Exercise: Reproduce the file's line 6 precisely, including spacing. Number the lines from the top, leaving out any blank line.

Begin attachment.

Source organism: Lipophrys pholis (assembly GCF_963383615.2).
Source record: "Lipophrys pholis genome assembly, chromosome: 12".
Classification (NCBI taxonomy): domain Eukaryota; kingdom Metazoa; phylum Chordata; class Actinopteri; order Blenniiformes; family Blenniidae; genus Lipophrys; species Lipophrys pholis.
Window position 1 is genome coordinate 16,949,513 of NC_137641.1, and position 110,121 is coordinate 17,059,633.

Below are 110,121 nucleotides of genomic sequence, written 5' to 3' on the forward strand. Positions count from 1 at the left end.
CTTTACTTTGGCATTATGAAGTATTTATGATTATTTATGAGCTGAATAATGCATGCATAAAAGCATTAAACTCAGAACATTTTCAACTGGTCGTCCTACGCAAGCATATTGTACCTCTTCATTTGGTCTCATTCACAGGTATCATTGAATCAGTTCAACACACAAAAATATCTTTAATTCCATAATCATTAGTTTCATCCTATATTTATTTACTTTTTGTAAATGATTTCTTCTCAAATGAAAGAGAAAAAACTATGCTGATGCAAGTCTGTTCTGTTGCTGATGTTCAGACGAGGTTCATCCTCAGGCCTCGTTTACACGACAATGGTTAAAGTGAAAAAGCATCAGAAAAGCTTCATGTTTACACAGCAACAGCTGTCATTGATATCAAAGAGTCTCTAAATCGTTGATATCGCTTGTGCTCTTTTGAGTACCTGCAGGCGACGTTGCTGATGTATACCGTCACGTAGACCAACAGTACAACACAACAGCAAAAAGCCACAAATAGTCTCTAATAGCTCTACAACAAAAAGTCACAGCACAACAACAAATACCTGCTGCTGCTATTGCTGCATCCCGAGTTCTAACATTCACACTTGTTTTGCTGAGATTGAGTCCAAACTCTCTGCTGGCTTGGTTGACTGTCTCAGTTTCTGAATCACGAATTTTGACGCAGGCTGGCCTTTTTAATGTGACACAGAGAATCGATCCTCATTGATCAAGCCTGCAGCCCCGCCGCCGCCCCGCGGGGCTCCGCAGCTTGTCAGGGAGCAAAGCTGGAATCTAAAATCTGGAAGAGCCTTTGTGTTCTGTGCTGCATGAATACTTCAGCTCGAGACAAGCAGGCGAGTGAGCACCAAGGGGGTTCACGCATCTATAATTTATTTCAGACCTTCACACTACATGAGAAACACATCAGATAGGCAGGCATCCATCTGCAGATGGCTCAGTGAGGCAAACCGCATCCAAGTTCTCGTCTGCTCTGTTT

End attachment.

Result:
CTTTACTTTGGCATTATGAAGTATTTATGATTATTTATGAGCTGAATAATGCATGCATAAAAGCATTAAACTCAGAACATTTTCAACTGGTCGTCCTACGCAAGCATATTGTACCTCTTCATTTGGTCTCATTCACAGGTATCATTGAATCAGTTCAACACACAAAAATATCTTTAATTCCATAATCATTAGTTTCATCCTATATTTATTTACTTTTTGTAAATGATTTCTTCTCAAATGAAAGAGAAAAAACTATGCTGATGCAAGTCTGTTCTGTTGCTGATGTTCAGACGAGGTTCATCCTCAGGCCTCGTTTACACGACAATGGTTAAAGTGAAAAAGCATCAGAAAAGCTTCATGTTTACACAGCAACAGCTGTCATTGATATCAAAGAGTCTCTAAATCGTTGATATCGCTTGTGCTCTTTTGAGTACCTGCAGGCGACGTTGCTGATGTATACCGTCACGTAGACCAACAGTACAACACAACAGCAAAAAGCCACAAATAGTCTCTAATAGCTCTACAACAAAAAGTCACAGCACAACAACAAATACCTGCTGCTGCTATTGCTGCATCCCGAGTTCTAACATTCACACTTGTTTTGCTGAGATTGAGTCCAAACTCTCTGCTGGCTTGGTTGACTGTCTCAGTTTCTGAATCACGAATTTTGACGCAGGCTGGCCTTTTTAATGTGACACAGAGAATCGATCCTCATTGATCAAGCCTGCAGCCCCGCCGCCGCCCCGCGGGGCTCCGCAGCTTGTCAGGGAGCAAAGCTGGAATCTAAAATCTGGAAGAGCCTTTGTGTTCTGTGCTGCATGAATACTTCAGCTCGAGACAAGCAGGCGAGTGAGCACCAAGGGGGTTCACGCATCTATAATTTATTTCAGACCTTCACACTACATGAGAAACACATCAGATAGGCAGGCATCCATCTGCAGATGGCTCAGTGAGGCAAACCGCATCCAAGTTCTCGTCTGCTCTGTTT